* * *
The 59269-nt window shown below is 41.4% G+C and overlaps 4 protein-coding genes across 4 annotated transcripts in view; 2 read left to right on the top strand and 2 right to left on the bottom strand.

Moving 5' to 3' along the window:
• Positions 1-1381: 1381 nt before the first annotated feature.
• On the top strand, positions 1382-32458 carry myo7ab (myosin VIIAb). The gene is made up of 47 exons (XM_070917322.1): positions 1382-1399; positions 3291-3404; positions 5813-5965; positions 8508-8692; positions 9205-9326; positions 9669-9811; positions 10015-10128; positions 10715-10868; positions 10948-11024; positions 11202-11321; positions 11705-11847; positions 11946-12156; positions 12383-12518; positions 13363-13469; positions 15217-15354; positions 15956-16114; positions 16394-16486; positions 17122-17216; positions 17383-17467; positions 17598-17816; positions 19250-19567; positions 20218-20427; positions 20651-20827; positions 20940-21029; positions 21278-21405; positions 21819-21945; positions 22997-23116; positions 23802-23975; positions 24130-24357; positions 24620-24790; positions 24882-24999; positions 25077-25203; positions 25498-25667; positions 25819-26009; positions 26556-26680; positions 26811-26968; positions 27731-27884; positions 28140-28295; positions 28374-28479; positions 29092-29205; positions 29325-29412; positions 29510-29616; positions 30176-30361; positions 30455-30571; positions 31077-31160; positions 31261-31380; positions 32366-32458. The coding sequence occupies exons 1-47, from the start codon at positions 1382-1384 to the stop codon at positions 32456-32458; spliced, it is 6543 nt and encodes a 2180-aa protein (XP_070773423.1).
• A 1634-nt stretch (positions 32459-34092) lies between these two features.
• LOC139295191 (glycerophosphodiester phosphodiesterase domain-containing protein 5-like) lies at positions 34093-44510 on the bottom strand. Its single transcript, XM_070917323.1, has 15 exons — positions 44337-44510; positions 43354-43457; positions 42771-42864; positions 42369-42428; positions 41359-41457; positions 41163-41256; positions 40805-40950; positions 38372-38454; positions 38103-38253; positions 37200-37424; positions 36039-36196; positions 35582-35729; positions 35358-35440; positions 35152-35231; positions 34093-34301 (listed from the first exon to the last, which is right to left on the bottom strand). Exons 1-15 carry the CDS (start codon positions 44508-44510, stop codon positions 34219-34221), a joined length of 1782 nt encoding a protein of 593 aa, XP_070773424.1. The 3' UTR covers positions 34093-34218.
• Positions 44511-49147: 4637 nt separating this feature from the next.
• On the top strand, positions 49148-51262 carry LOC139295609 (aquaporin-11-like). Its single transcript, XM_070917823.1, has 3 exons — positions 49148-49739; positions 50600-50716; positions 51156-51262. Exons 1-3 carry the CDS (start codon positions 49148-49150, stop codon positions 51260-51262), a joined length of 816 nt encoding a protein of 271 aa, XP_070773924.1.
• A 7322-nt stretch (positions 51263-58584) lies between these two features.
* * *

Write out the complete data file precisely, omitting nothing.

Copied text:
The 59269-nt window shown below is 41.4% G+C and overlaps 4 protein-coding genes across 4 annotated transcripts in view; 2 read left to right on the top strand and 2 right to left on the bottom strand.

Moving 5' to 3' along the window:
• Positions 1-1381: 1381 nt before the first annotated feature.
• On the top strand, positions 1382-32458 carry myo7ab (myosin VIIAb). The gene is made up of 47 exons (XM_070917322.1): positions 1382-1399; positions 3291-3404; positions 5813-5965; positions 8508-8692; positions 9205-9326; positions 9669-9811; positions 10015-10128; positions 10715-10868; positions 10948-11024; positions 11202-11321; positions 11705-11847; positions 11946-12156; positions 12383-12518; positions 13363-13469; positions 15217-15354; positions 15956-16114; positions 16394-16486; positions 17122-17216; positions 17383-17467; positions 17598-17816; positions 19250-19567; positions 20218-20427; positions 20651-20827; positions 20940-21029; positions 21278-21405; positions 21819-21945; positions 22997-23116; positions 23802-23975; positions 24130-24357; positions 24620-24790; positions 24882-24999; positions 25077-25203; positions 25498-25667; positions 25819-26009; positions 26556-26680; positions 26811-26968; positions 27731-27884; positions 28140-28295; positions 28374-28479; positions 29092-29205; positions 29325-29412; positions 29510-29616; positions 30176-30361; positions 30455-30571; positions 31077-31160; positions 31261-31380; positions 32366-32458. The coding sequence occupies exons 1-47, from the start codon at positions 1382-1384 to the stop codon at positions 32456-32458; spliced, it is 6543 nt and encodes a 2180-aa protein (XP_070773423.1).
• A 1634-nt stretch (positions 32459-34092) lies between these two features.
• LOC139295191 (glycerophosphodiester phosphodiesterase domain-containing protein 5-like) lies at positions 34093-44510 on the bottom strand. Its single transcript, XM_070917323.1, has 15 exons — positions 44337-44510; positions 43354-43457; positions 42771-42864; positions 42369-42428; positions 41359-41457; positions 41163-41256; positions 40805-40950; positions 38372-38454; positions 38103-38253; positions 37200-37424; positions 36039-36196; positions 35582-35729; positions 35358-35440; positions 35152-35231; positions 34093-34301 (listed from the first exon to the last, which is right to left on the bottom strand). Exons 1-15 carry the CDS (start codon positions 44508-44510, stop codon positions 34219-34221), a joined length of 1782 nt encoding a protein of 593 aa, XP_070773424.1. The 3' UTR covers positions 34093-34218.
• Positions 44511-49147: 4637 nt separating this feature from the next.
• On the top strand, positions 49148-51262 carry LOC139295609 (aquaporin-11-like). Its single transcript, XM_070917823.1, has 3 exons — positions 49148-49739; positions 50600-50716; positions 51156-51262. Exons 1-3 carry the CDS (start codon positions 49148-49150, stop codon positions 51260-51262), a joined length of 816 nt encoding a protein of 271 aa, XP_070773924.1.
• A 7322-nt stretch (positions 51263-58584) lies between these two features.